Monday, May 2, 2016

Fear: The Writer's Merit Badge

  If you were looking for a one-word definition of fear for use in a dramatic argument, which is to say a story, or as a point of logic in an essay, chances are strong you'd choose dread. 

The You, in the essay, or your surrogate character in a story, would accept that definition, even though dread doesn't pack the emotional wallop.  I dread the thought. Nice enough, but lacking some of the physical effects fear can work on you or the psyche of a character.

You can dread a forthcoming event, dread the forthcoming results of some test, trial, or performance, but chances are you could fall asleep in the face of your dread while fear itself could keep you from sleep or from being absorbed in the things you are so frequently absorbed in when you are nor fearful.

Look at it this way:  Fear is a commanding presence, one that can take you away from music, reading, writing, a remarkable meal, and the proper enjoyment of friends.Once you've experienced fear in the immediate moment or the dread of the effect yet to come, you've earned your way up the ladder of appreciation at being able to become so caught up in some other emotion or state of mind. 

Thanks to fear, you understand how commanding a presence it is when you are in effect merged with your focus on your other project at hand.These merged states are the ones you've become attached to, starting with the times of childhood when you were merged with nothing so much more exciting than putting on a sock, where a parent would find you, as though in a catatonic state. Then, you were merged with the wonder of everything, Sirens calling you to the thrill of the world and your youth. 

Later, you were able to become merged with something you were writing, a symptom that grew until you found times where you were merged with the work you were trying to compose. Then you came to understand the fear of the thing you were merged into being of no greater importance than you, putting on your sock.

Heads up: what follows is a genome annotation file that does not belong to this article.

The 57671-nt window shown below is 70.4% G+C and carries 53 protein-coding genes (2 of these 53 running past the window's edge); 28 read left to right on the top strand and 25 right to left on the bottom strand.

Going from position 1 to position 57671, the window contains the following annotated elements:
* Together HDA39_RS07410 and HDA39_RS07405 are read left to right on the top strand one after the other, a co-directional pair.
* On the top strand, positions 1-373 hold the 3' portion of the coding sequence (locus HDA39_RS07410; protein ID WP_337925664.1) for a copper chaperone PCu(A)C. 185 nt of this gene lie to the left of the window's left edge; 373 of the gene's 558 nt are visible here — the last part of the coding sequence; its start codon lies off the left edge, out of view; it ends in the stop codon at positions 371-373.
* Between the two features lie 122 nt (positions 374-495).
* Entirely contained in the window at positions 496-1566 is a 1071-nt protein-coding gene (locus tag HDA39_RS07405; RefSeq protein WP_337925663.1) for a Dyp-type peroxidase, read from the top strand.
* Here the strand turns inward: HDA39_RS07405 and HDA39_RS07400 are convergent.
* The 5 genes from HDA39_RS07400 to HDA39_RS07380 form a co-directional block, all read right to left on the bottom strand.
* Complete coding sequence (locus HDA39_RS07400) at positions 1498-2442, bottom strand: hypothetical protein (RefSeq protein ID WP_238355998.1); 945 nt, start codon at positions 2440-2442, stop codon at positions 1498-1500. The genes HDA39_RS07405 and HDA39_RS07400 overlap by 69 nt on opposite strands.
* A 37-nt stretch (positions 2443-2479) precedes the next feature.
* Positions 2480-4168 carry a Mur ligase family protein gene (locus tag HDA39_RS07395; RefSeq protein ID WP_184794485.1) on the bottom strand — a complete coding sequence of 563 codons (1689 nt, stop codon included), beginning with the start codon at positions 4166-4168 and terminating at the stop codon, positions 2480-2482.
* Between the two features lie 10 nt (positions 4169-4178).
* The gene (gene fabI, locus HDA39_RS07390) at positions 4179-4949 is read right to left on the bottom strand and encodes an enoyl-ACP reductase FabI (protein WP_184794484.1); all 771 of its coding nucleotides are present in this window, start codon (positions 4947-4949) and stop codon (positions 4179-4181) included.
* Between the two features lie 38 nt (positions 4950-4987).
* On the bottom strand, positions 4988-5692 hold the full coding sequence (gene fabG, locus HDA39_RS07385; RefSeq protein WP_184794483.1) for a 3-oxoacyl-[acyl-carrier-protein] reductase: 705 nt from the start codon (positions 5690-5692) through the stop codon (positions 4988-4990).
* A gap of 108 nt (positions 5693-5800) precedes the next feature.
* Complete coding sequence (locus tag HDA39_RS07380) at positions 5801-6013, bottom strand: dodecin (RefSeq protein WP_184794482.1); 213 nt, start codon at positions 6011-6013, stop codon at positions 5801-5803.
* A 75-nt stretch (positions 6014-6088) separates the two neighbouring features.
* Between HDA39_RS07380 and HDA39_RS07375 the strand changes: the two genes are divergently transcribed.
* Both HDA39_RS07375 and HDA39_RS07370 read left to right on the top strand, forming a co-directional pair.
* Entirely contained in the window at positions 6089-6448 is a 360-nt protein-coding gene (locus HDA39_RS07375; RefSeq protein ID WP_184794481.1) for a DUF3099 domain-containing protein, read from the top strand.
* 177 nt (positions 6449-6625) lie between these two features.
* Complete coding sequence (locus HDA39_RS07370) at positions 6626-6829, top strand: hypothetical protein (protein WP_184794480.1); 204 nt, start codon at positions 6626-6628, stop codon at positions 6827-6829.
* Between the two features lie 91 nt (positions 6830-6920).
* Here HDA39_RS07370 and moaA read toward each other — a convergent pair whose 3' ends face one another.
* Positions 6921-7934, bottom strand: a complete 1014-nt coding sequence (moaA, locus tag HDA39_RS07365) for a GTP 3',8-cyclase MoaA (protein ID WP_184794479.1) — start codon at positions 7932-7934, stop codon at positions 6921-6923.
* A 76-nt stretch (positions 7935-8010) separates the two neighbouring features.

Fear has that distracting effect, on humans and on the characters they create. And yet, fear is one of the most useful implements in the writer's tool kit and a vital force to have for a human. This is not merely to recognize fear as an early warning system alarm, slipping the note under the door to tell us we are in some serious fucking danger, rather to remind us how fortunate we are to have any presence of it in our life.

To some degree, you're afraid of at least one thing every day, even if that fear is a reminder you might be late for an appointment, a meeting, a class, or a deadline. This last, deadline, is of splendid relevance in its direct association with performance. 

Deadline means a promised time to have a project, such as a story, ready to hand over to a publisher, or a speech or lecture close enough in hand to be presented to an audience or to a lens, which will capture enough of you for later projection to an intended audience.

Your life, and the lives of your characters, would become hollow misery if neither you nor they suffered fear at any level. The result would be an overwhelming projection of confidence, perhaps even arrogance, two qualities you recognize as symptoms leading to humor inherent in such individuals. 

For all he was well conceived and presented, the character of Sherlock Holmes provides us a splendid example of a nearly fearless individual. Holmes's nearest imagined fear is the one of boredom.

A step or two beyond your role as a person who on occasion is subject to fear, there lurks the you as a person who wishes to spend as much time as possible in a writing mode or, beyond that, in a reading mode, much less in a regular person role. 

This is because you have a higher degree of control than you have as a regular person, even though you bring fear right along with you in the sense that when you look at your work the subsequent day to having done it, you will find one major flaw or a series of small, irritating ones, in either case giving you cause to fear there is no way out of the conundrum into which you have worked yourself, nor indeed is there sufficient questioning and presence to suggest any degree of relevance or merit.

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